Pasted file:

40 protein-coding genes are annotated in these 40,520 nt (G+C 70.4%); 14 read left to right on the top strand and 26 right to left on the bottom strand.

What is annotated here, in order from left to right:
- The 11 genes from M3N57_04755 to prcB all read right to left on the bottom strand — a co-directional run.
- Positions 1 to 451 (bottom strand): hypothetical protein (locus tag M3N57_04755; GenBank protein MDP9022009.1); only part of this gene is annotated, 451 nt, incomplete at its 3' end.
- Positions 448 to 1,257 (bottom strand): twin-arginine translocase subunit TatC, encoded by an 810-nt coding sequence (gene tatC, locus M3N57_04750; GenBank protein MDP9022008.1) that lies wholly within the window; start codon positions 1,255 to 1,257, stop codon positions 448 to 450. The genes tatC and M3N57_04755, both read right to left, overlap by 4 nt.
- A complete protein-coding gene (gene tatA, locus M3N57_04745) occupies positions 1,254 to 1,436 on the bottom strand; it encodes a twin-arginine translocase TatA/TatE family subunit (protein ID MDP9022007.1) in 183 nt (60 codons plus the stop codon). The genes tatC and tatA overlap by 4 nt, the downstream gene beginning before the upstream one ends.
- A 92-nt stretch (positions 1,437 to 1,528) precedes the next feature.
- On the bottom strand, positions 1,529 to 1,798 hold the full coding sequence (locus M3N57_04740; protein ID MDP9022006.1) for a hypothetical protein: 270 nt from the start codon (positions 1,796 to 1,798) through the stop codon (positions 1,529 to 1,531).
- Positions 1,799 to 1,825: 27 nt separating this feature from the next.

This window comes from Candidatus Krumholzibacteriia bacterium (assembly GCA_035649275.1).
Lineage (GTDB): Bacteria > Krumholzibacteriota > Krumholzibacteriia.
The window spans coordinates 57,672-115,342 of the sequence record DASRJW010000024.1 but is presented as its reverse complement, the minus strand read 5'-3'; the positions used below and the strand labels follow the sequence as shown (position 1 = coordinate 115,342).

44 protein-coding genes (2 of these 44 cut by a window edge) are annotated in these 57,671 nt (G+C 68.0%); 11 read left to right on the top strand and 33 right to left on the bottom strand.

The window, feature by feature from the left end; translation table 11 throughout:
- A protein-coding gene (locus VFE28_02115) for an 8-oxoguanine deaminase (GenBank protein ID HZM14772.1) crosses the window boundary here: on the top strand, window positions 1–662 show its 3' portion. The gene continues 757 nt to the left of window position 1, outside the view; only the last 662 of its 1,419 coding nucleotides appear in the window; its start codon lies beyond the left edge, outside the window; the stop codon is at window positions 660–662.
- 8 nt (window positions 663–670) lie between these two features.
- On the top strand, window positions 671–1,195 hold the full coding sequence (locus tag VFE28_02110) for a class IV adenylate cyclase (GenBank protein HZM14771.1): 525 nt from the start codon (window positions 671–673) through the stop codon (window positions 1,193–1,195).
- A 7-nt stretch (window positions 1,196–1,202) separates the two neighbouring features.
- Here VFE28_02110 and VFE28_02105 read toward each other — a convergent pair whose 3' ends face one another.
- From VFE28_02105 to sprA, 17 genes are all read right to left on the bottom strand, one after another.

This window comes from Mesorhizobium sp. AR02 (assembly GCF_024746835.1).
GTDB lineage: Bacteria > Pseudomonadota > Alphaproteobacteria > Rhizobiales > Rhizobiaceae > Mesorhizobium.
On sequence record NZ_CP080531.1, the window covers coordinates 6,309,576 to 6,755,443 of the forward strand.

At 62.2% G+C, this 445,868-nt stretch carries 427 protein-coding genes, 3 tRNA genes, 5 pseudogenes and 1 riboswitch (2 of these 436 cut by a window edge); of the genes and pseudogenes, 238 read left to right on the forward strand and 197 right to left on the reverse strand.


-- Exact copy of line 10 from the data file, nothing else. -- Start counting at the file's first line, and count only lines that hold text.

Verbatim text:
This window comes from Candidatus Krumholzibacteriia bacterium (assembly GCA_035649275.1).